Memorial at Monroeville synagogue features Holocaust artifacts
A trunk that served as a Jewish family's lifeline during World War II now stands as the center of a Holocaust memorial in Monroeville more than 75 years later.
The historic chest belonged to Harry Schneider and his family, built from scratch in Austria by his father while in a displaced persons camp after World War II. Today, it is displayed in the lobby of the Temple David synagogue, holding a rotating display of items from the Holocaust.
“I feel that, in his honor, it's a good thing for me to donate this and for more people to be able to see something that came out of the Holocaust,” Schneider said.
Schneider, 80, was just a kid when his family escaped into Russia and then Austria after the Germans invaded Poland. Although not remembering much from the time, he does recall his father pulling together what little material he could find to make the chest.
The memorial debuted on Nov. 9 in honor of Kristallnacht, a night in 1938 when Nazis burned down synagogues and Jewish homes, schools and businesses in Germany. More than 130 community members joined Rabbi Barbara Symons at Temple David, with multiple Holocaust survivors and their families sharing their stories.
“We had a dedication to the Holocaust that included our eighth- and tenth-graders delivering a speech on what it means to never forget,” Symons said. “It was all really very powerful.”
With the wooden trunk as the centerpiece, three prayer books dating back to the late 1800s laid open in Temple David's lobby. As the congregation's memorial group receives more donations, the display within the chest will change.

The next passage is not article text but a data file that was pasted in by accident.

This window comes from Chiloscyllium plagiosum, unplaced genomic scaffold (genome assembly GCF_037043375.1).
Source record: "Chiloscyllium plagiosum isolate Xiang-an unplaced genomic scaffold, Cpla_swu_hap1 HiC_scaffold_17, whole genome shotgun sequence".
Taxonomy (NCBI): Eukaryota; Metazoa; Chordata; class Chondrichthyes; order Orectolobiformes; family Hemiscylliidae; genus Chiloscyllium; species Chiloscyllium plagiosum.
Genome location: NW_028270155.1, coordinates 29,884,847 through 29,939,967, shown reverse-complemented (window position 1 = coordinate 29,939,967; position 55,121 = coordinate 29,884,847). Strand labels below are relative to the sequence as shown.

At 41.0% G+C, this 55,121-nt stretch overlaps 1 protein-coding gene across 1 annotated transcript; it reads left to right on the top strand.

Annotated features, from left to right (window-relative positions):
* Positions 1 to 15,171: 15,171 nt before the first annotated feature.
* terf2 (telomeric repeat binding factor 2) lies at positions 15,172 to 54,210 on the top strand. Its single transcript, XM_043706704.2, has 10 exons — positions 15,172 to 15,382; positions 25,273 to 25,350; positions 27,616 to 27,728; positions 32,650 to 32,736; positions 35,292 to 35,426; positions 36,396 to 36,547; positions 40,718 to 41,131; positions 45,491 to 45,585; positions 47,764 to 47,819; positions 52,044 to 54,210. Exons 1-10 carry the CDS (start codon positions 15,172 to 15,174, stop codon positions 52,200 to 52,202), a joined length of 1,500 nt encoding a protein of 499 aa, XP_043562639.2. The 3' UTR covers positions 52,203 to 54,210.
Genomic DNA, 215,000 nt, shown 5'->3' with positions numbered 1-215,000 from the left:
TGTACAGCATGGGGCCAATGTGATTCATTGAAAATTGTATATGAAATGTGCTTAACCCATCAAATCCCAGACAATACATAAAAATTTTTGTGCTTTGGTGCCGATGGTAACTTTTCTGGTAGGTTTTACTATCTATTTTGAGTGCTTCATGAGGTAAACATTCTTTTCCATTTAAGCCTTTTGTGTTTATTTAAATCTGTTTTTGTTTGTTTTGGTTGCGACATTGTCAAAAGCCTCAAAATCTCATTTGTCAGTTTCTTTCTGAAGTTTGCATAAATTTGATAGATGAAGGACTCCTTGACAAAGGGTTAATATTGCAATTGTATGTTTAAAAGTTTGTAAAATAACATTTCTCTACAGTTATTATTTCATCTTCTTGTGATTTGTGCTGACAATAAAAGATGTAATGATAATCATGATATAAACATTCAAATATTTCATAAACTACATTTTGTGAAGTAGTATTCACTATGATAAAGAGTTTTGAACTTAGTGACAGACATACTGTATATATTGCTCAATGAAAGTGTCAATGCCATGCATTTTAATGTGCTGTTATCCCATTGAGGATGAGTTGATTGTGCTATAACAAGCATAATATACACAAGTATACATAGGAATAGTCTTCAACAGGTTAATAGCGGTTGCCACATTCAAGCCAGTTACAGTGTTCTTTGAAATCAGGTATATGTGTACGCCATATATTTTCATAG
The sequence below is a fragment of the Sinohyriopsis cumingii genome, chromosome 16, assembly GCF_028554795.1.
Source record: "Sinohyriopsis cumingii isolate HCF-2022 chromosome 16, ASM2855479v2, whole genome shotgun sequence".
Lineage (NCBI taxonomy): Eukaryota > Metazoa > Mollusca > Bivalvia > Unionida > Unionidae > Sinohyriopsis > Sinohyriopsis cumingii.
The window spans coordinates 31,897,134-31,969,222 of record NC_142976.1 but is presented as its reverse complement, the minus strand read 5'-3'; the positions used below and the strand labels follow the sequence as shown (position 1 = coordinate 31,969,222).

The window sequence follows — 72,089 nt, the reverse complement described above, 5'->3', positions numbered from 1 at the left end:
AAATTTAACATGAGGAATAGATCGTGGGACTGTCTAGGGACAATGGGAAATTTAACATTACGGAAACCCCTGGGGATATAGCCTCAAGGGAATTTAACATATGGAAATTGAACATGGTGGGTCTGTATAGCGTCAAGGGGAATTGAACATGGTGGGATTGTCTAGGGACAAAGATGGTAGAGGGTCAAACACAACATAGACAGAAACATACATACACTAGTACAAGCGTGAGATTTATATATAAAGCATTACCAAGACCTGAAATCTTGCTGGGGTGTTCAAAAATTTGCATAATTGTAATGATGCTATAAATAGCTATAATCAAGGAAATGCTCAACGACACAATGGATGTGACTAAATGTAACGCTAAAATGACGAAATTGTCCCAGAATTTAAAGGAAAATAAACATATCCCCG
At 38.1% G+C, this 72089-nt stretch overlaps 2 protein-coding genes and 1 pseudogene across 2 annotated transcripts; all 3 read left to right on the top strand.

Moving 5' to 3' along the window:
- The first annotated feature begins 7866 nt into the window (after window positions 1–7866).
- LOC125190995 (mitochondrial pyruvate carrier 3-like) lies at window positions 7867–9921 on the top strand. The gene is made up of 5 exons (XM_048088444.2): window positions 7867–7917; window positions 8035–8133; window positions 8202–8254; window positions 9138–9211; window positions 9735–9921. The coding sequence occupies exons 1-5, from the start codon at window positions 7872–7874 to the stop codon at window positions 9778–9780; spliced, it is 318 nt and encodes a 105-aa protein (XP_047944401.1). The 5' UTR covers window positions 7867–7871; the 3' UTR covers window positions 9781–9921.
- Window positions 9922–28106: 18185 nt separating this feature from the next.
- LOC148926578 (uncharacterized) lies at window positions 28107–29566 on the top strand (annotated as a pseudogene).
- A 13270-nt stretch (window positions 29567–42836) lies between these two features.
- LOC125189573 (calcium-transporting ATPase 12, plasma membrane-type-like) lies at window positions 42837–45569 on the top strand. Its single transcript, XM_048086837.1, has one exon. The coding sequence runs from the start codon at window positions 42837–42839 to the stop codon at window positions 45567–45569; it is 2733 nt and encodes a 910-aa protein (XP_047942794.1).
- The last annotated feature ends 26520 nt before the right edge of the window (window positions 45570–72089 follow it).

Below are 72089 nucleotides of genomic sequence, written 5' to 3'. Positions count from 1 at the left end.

“The idea is that we will keep the exhibit rotating so it's an ongoing opportunity for learning,” Symons said. “It brings our congregants together and connects us with the community.”
The prayer books donated by Robi Bendorf are also survivors of Kristallnacht. Protecting the books, Bendorf's father latched onto them as he fled Germany to work on a farm in the Netherlands.
The books never left his father's side, as he and his mother hid in a farmhouse attic to avoid being taken to concentration camps.
“They survived Hitler and the people who wanted to destroy Judaism,” Bendorf said. “Now, here they are in Monroeville, Pennsylvania, and my wife and I are very happy to donate them.”
When Bendorf was given the books just a couple of years ago by his mother, he wanted to find a purpose for them other than just sitting on his shelf at home.
“They need to exist in a meaningful way, otherwise they just fit in my closet and nobody but me and my wife would even know they exist,” Bendorf said. “By donating them, they get to stay forever and the story behind them gets to be told.”
Christine Manganas is a freelance writer.